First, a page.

We brought the oranges due to what we learned on our first visit. The children were doing very poor. One of Ana's half sisters had lost her hair due to malnutrition and her half brother was almost totally blind due to measels. We had decided that every trip we made we would bring out fruit if it was available and 90kg. bag of ground meal. There would be no corn in the village due to another drought.

Tuesday, August 24, 2010

God's Gift of Hope

After a two hour walk we arrived in the area known as Chavuna-Chinjawa. There an extended family going back many generations lived and died. The Kalumbu family has lived in Chavuna-Chinjawa for almost one hundred years. As we approached the village of Ana's birth we were spotted by a couple of children. As soon as they saw me and Donna they began yelling, "Magoah, Magoah", which means white ones. The closer we got to the huts the little children ran and hid. I was getting used to the children running from me. When we first arrived the kids would run down the road screaming that I was a white monster. I guess at 6'4" and 220 pounds I looked like a giant.

We entered the village and all of the extended family members were there except Ana's maternal grandfather. He lived in his own village area. After a time of greetings, there is a traditional method of greeting, beginning with the eldest in the village, we sat down to talk. Donna was still carrying Ana in the chitanga and some of the women smiled when they saw Donna and Ana. I suppose it was a site they were not used to. In a matter of moments one of the elderly women came and took Ana from Donna. She held her up and smiled for all to see.

After a few minutes of sitting out in the open area between the huts we moved into a small almost open air hut. This is where the adults of the village sit to discuss things and the children know they are not allowed. Ana's father, Dominic, translated for us because in the village he was the only one to know English and our Tonga was limited to greetings and farewells. Before our trip to the village Donna and talked about the visit and what we wanted Ana's family to understand.

We felt very passionately about helping her family understand how much we loved her. If they could visualize how she was doing and know that she was eating everyday and getting the medical attention she needed, they would see the wisdom in allowing her to stay with us. Our visit lasted a couple of hours and on our way back to my truck Dominick took us by Ana's maternal grandfather. He was so happy to see her and his smile could have lit up a room. When we got ready to leave Donna asked if she could take a picture? You have to ask because some of the peoples believe you steal their spirit when you take a picture. He agreed and held Ana so proudly when the picture was taken. Our first trip to the Tonga land of Chavuna-Chinjawa was almost over.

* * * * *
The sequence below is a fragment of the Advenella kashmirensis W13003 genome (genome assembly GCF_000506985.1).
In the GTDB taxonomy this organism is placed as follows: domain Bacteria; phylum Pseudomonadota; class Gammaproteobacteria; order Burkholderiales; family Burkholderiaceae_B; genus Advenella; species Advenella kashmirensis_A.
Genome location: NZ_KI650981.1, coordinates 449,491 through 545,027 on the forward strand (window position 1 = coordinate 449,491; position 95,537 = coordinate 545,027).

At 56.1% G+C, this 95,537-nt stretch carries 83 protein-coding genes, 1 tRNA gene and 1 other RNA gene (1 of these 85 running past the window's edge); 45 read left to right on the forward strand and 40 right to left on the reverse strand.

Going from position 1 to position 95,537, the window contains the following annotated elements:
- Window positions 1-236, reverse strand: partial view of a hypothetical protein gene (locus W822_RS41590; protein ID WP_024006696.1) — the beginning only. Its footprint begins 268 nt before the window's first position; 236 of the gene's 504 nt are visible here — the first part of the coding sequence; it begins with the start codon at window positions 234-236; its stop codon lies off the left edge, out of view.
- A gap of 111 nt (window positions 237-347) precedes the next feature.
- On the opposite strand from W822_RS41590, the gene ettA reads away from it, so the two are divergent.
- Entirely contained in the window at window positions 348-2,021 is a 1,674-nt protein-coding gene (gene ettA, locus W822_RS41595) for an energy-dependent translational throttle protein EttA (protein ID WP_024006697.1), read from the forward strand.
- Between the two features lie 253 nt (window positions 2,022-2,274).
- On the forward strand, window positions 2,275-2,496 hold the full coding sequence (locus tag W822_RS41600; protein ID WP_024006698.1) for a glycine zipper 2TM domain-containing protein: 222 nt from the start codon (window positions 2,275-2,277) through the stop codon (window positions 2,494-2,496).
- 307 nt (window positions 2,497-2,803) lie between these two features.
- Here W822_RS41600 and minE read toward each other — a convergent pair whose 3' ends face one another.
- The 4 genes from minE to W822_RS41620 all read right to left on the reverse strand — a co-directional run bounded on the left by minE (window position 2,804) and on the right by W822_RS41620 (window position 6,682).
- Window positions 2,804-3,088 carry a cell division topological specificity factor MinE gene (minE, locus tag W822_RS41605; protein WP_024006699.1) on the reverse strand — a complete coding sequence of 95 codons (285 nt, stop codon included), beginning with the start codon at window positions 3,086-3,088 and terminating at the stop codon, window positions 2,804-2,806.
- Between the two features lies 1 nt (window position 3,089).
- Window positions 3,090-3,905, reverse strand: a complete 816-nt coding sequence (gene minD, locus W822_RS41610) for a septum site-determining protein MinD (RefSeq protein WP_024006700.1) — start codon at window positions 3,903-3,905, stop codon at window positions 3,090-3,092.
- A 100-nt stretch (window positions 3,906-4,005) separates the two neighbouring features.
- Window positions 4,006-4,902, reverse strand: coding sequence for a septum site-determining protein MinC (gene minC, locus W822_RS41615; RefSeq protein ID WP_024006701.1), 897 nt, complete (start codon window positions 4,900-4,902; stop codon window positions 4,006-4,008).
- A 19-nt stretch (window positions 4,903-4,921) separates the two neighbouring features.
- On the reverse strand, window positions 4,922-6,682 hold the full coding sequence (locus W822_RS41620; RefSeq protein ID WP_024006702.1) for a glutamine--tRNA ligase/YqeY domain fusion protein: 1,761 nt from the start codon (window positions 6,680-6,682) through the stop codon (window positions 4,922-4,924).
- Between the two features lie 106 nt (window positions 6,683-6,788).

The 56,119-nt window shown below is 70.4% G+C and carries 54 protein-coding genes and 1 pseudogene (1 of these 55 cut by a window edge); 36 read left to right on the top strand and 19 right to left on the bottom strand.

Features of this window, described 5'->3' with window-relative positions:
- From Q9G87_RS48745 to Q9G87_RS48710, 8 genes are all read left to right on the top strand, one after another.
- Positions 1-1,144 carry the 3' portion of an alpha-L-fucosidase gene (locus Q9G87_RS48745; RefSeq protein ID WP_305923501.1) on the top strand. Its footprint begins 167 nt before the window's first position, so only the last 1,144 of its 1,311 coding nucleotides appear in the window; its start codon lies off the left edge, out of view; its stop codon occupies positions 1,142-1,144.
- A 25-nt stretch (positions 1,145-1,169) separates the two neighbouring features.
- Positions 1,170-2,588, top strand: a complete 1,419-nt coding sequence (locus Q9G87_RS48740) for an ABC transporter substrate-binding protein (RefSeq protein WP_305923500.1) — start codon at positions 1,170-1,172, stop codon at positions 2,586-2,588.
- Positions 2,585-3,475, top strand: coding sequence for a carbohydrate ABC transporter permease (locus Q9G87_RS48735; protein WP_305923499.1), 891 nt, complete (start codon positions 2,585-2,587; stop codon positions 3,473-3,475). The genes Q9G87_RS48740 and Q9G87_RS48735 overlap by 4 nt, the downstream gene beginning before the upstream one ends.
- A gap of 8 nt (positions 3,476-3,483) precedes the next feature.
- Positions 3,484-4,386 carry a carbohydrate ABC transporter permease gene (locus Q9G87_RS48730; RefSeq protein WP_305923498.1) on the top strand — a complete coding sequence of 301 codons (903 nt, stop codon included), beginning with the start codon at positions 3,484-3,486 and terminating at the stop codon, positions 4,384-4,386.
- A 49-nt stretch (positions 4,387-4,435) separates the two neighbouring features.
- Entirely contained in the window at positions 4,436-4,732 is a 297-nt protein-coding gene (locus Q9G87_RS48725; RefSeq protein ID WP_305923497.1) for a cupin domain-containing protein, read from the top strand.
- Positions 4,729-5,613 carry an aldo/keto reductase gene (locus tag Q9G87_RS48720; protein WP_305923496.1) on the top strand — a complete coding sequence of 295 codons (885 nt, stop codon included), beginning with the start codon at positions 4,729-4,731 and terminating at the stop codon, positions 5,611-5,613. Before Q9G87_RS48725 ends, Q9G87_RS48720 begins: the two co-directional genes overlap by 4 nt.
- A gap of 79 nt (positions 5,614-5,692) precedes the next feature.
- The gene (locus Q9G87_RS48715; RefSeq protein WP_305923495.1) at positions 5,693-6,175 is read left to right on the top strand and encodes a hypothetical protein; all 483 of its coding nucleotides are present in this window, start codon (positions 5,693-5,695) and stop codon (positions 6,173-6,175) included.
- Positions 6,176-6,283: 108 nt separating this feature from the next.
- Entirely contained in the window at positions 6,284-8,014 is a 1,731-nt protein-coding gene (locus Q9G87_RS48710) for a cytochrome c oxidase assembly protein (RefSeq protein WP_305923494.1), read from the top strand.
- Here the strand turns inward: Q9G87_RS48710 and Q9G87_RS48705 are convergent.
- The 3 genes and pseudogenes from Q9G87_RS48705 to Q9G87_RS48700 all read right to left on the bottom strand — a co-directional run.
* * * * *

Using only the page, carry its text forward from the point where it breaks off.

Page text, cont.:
Monday, August 23, 2010

Thank You

I want to divert from my posts about Ana just enough to express my appreciation to those who read my blog. As an infant writer nothing brings me greater satisfaction than knowing people are reading my thoughts and experiences shared through this medium. As a Believer in Christ and knowing God's call on my life I look at this blog as part of a communication ministry.

Thanks for giving my stuff a read and if you have a mind too would you tell your friends about the blog.

God's richest blessings be upon you and yours.

God's Gift of Hope

It didn't take long for the girls, Donna included, and I to know we needed to do some serious talking and praying as a family. With the prospect of Ana leaving us after her first birthday we were all pretty burdened and anxious. The idea of adopting Ana had not been talked about before. In fact if we thought about it, it was private. The thought of losing Ana, not necessarily to her father, but to the village, was very frightening. Most people will never understand what life in the Southern Province of Zambia can be like. There is no rain for eight months and the land becomes as hard as concrete. If the rains fail then the people die, it is that simple. There are no markets or grocery stores in the bush. The markets are miles and miles away.